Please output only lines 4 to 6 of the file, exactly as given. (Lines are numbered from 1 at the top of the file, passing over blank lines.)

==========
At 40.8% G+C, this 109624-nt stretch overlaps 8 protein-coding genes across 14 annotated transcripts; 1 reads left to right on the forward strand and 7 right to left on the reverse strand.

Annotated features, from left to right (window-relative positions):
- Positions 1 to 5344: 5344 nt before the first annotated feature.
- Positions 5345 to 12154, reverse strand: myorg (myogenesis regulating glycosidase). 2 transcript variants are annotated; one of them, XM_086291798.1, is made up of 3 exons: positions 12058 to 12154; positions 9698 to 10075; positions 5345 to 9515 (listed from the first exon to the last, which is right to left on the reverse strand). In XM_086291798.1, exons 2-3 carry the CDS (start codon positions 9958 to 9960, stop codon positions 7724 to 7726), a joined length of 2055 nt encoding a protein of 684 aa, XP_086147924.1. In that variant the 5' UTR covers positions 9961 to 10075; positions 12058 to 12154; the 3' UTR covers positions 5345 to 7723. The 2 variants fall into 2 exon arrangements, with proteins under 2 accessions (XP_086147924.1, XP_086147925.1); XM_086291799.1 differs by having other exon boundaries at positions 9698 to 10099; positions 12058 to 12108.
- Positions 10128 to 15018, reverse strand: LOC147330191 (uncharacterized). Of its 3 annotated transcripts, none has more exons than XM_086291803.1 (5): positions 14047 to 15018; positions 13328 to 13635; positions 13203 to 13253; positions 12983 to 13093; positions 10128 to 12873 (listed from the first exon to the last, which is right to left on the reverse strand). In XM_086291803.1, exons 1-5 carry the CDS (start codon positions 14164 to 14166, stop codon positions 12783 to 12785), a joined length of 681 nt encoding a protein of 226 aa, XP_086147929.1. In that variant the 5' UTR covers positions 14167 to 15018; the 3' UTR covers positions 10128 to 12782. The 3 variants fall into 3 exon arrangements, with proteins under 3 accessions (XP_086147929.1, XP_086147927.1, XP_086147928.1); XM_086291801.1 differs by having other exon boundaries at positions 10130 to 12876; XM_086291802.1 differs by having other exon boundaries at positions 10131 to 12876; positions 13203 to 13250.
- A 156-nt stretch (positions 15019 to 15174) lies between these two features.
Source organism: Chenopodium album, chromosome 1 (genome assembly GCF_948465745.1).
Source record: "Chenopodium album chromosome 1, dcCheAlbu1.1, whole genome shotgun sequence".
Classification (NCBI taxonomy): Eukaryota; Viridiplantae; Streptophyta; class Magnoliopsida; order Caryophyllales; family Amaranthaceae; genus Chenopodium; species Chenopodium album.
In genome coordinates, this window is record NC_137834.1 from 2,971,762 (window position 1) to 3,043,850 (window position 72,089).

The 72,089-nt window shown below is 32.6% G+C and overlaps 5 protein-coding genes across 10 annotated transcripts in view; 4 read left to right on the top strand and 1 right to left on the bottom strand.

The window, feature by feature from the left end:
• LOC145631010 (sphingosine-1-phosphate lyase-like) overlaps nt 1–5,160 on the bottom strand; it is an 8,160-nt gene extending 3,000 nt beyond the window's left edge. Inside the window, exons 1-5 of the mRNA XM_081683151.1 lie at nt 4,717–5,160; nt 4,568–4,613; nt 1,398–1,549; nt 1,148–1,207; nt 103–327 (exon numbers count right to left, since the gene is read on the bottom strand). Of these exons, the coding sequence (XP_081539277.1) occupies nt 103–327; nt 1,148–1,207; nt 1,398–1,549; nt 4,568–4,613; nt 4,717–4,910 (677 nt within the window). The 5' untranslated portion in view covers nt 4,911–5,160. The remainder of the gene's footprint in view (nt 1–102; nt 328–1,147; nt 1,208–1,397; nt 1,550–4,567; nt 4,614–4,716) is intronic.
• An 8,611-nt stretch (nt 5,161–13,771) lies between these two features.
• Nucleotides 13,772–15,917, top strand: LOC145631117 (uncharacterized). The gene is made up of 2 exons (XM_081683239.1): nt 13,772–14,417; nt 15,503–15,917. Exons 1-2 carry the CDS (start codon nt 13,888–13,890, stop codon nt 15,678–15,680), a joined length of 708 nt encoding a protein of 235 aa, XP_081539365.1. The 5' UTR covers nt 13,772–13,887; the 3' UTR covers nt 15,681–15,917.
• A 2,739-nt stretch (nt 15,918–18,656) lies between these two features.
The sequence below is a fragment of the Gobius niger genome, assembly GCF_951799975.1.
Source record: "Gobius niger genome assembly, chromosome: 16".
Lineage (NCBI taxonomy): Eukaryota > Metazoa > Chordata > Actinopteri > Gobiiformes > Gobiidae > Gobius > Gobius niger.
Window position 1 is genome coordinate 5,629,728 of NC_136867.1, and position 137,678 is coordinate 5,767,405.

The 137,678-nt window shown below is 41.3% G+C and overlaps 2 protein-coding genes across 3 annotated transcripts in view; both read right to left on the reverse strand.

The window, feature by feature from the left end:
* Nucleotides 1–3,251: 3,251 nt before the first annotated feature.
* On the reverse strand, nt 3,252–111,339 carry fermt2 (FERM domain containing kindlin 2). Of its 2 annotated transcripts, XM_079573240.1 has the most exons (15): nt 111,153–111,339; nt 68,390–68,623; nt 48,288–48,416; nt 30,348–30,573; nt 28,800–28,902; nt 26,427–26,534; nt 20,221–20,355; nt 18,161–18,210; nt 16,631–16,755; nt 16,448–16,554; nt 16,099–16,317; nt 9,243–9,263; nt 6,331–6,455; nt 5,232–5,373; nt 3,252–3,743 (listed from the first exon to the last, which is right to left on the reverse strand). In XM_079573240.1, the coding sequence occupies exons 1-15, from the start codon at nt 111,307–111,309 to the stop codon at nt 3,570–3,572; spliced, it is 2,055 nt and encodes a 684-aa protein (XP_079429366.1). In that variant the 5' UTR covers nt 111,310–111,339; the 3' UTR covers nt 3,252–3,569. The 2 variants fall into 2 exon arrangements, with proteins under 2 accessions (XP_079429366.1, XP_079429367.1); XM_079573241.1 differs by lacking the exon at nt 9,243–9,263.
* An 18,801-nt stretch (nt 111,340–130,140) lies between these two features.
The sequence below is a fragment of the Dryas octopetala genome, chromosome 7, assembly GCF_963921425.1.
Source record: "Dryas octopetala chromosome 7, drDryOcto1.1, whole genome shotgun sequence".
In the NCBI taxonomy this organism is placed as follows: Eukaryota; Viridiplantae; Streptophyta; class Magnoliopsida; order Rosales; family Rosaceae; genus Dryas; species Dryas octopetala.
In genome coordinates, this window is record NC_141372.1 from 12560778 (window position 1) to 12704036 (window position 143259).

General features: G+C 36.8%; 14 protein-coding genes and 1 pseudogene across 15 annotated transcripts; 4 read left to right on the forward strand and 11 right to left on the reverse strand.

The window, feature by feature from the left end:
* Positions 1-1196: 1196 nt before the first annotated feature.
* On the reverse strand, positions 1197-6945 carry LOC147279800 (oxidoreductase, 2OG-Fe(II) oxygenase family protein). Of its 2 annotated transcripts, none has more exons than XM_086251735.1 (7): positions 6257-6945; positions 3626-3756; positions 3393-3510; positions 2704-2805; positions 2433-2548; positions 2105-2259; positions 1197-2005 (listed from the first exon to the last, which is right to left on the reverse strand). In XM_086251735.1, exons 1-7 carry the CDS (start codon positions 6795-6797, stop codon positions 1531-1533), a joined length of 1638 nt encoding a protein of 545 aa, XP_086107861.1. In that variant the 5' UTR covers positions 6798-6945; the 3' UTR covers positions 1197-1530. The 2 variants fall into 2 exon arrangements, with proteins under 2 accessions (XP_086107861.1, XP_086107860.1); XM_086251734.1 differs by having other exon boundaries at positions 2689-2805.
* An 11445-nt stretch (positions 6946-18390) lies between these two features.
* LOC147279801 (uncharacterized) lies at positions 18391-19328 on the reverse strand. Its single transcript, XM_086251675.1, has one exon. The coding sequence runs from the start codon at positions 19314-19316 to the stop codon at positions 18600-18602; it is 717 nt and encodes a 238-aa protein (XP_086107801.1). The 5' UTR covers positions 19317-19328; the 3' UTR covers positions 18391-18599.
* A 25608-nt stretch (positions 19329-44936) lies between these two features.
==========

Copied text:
- Positions 5345 to 12154, reverse strand: myorg (myogenesis regulating glycosidase). 2 transcript variants are annotated; one of them, XM_086291798.1, is made up of 3 exons: positions 12058 to 12154; positions 9698 to 10075; positions 5345 to 9515 (listed from the first exon to the last, which is right to left on the reverse strand). In XM_086291798.1, exons 2-3 carry the CDS (start codon positions 9958 to 9960, stop codon positions 7724 to 7726), a joined length of 2055 nt encoding a protein of 684 aa, XP_086147924.1. In that variant the 5' UTR covers positions 9961 to 10075; positions 12058 to 12154; the 3' UTR covers positions 5345 to 7723. The 2 variants fall into 2 exon arrangements, with proteins under 2 accessions (XP_086147924.1, XP_086147925.1); XM_086291799.1 differs by having other exon boundaries at positions 9698 to 10099; positions 12058 to 12108.
- Positions 10128 to 15018, reverse strand: LOC147330191 (uncharacterized). Of its 3 annotated transcripts, none has more exons than XM_086291803.1 (5): positions 14047 to 15018; positions 13328 to 13635; positions 13203 to 13253; positions 12983 to 13093; positions 10128 to 12873 (listed from the first exon to the last, which is right to left on the reverse strand). In XM_086291803.1, exons 1-5 carry the CDS (start codon positions 14164 to 14166, stop codon positions 12783 to 12785), a joined length of 681 nt encoding a protein of 226 aa, XP_086147929.1. In that variant the 5' UTR covers positions 14167 to 15018; the 3' UTR covers positions 10128 to 12782. The 3 variants fall into 3 exon arrangements, with proteins under 3 accessions (XP_086147929.1, XP_086147927.1, XP_086147928.1); XM_086291801.1 differs by having other exon boundaries at positions 10130 to 12876; XM_086291802.1 differs by having other exon boundaries at positions 10131 to 12876; positions 13203 to 13250.
- A 156-nt stretch (positions 15019 to 15174) lies between these two features.